Yesterday evening I covered a tear jerker of a story for my newspaper. We found out late in the day that a Travis Air Force Base military dad was going to be surprising his 4-year-old daughter and wife by coming home early and show up at the daughter’s dance recital here in downtown Fairfield. His plan was to sneak into her recital and then once she finished, he would walk out from the crowd and go to her on stage. I decided to camp out behind the curtains stage left and then when the moment came, rush out onto the stage to make my frame. It was pretty special to watch the daughter finish dancing then see her eyes grow big and tear up as she yelled out “Daddy!” and ran to hug him. Soon after, wife came up on stage too and there was a great family moment with the crowd applauding. I knew going into it what side of the stage he would likely walk up so I set up a strobe on the overhead balcony shooting down to the steps. I was thinking the moment could happen either on stage or down in the crowd. I compensated by aiming my flash so it would hit both. I got lucky that they were facing away from the audience and towards me. I think it worked out pretty well. I like how I can see the crowd in this image. The first image in this post is from when the daughter stopped her initial hug to look her father in the eyes. I think she was a bit stunned. Rightly so. It ran big on the front page of our paper this morning. You can read the accompanying article here. The local broadcast stations covered it as well. The rest are some other images from the event that I liked. It’s times like this that I feel really lucky to be working as a journalist. It warms the soul to see a young military family like this getting to spend Christmas together. Happy Holidays everyone! -M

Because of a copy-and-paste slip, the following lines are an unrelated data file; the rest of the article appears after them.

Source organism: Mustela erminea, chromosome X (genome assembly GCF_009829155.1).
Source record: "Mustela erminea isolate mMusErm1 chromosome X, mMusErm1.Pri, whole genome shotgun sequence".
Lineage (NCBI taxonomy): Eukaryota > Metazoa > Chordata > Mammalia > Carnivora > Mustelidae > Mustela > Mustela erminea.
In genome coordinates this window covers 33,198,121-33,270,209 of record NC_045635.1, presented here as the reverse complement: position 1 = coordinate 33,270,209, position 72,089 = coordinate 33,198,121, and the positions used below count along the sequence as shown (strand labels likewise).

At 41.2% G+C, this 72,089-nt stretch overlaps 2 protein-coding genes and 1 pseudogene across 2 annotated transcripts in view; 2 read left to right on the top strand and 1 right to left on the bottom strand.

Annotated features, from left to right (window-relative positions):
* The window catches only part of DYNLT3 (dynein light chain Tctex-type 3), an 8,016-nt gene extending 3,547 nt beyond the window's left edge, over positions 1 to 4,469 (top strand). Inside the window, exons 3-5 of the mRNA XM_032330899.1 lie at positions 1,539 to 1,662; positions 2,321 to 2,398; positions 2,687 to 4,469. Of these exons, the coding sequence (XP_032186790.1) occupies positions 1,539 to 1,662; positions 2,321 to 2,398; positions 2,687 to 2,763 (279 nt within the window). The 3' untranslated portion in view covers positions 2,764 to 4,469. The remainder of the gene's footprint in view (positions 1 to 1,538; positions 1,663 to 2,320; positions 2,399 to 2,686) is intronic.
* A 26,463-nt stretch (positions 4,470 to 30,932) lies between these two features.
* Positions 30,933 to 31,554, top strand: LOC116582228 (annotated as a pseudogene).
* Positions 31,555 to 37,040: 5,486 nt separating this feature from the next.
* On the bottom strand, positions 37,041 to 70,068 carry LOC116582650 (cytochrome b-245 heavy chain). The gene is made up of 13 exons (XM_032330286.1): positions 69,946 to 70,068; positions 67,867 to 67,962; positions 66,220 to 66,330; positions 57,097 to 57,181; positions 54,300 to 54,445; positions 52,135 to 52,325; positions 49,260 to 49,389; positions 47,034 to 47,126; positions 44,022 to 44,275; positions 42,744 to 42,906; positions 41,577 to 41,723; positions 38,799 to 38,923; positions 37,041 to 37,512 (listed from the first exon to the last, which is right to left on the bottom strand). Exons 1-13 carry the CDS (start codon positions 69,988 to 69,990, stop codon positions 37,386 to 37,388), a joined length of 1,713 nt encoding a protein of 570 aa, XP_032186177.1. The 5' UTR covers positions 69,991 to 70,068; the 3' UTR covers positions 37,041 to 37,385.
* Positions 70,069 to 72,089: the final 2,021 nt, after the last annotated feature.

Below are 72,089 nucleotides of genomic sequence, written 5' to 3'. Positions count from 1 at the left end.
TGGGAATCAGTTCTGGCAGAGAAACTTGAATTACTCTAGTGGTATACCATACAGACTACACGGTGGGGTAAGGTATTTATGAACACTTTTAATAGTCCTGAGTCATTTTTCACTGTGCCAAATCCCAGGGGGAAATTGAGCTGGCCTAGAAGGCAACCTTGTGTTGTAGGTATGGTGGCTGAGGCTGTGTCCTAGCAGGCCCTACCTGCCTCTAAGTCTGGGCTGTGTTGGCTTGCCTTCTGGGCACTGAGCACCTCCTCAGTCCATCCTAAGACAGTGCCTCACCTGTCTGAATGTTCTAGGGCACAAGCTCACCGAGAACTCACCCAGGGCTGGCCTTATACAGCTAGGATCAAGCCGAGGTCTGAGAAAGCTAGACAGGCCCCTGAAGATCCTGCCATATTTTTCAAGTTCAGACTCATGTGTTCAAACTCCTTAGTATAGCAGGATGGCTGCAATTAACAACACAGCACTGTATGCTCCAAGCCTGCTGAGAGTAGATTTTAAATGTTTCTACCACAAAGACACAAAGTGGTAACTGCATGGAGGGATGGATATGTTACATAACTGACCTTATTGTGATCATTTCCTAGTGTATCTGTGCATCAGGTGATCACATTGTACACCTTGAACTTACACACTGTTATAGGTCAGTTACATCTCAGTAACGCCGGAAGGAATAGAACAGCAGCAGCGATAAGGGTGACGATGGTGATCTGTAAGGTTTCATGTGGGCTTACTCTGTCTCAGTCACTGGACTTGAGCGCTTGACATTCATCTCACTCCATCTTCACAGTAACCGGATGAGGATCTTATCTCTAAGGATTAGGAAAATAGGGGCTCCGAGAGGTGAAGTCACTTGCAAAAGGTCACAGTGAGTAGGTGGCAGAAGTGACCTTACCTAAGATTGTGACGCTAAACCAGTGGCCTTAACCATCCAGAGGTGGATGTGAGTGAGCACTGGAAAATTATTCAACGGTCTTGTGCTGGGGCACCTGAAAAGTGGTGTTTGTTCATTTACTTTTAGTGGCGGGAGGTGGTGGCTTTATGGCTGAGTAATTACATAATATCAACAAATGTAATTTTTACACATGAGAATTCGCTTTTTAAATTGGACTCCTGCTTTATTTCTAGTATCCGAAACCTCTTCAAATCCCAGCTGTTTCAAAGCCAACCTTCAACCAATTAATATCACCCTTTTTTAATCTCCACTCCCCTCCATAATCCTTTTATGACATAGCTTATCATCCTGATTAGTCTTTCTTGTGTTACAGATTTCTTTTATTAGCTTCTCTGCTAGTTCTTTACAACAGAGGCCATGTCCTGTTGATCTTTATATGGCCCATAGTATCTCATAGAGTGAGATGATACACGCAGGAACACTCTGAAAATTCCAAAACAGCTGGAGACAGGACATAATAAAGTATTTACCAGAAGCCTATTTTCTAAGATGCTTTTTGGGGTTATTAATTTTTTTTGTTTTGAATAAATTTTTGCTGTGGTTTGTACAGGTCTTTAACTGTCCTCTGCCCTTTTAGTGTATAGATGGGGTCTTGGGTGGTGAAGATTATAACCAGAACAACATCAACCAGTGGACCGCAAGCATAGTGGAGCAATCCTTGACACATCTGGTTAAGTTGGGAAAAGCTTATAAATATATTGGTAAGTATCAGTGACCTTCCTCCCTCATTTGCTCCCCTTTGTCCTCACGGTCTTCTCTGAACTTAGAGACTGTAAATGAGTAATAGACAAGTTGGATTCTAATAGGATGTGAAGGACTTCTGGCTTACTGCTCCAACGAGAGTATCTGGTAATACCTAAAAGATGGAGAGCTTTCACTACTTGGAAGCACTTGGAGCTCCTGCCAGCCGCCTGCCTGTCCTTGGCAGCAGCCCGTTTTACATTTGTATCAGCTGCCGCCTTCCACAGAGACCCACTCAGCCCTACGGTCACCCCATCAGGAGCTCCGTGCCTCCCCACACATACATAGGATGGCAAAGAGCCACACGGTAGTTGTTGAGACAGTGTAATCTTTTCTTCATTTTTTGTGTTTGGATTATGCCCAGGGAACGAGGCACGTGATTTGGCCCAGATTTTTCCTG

Here is a multimedia video I just completed about a finish carpenter that defied the failing economy by turning his childhood fun into a modern-day longboard skateboard venture.
I’m pretty excited about this post. For the past month I have been working night and day on this multimedia project. I found Bob Waller, of Waller’s Woodys, by chance while working on another story for my newspaper. Bob is a high end finish carpenter here in Fairfield who for the last 25 years has been doing high end custom woodworking and carpentry throughout the San Francisco Bay Area. As he puts it, “I was a cake decorator for a house. Doing beauty for the sake of beauty.” When the economy began taking a nose dive two years ago, Bob watched as his business dwindled from being booked six months out to a near trickle. It was that point that he realized he needed to go another direction. A phoenix rising out of the ashes. Through the encouragement of his sons, he decided to harness the life-long love of skateboarding and started a longboard skateboard company based off of the old 1960’s Woody panel wagons.
This story meant a lot to me in that it was a very personel project. For the past couple of months I had been frustrated with the stories that I was producing mostly due to the fact that my newspaper always gave me very limited time to development and work on one. I wanted a project that I could do on my time at the pace I wanted to develop it at. A pace that favored quality over quick deadlines. Waller’s Woodys was my answer. Bob and his family were gracious enough to open their door and let me into their lives. Through their patience and trust, I was given full reign to experiment and try new approaches to telling a story. Most notably my use of video. I’ve done little video work as a photojournalist throughout my career and I saw this project as a great opportunity to give it a shot. I had a great time with it. I am grateful to them for allowing me play and to step out of my comfort zone as a journalist. Check out the video, let me know what you think and spread the word. Best, -M
I’d like to dedicate this story to a friend and insanely talented photographer Monica Lopossay who recently helped me to refocus my approach to my photography. I am forever grateful.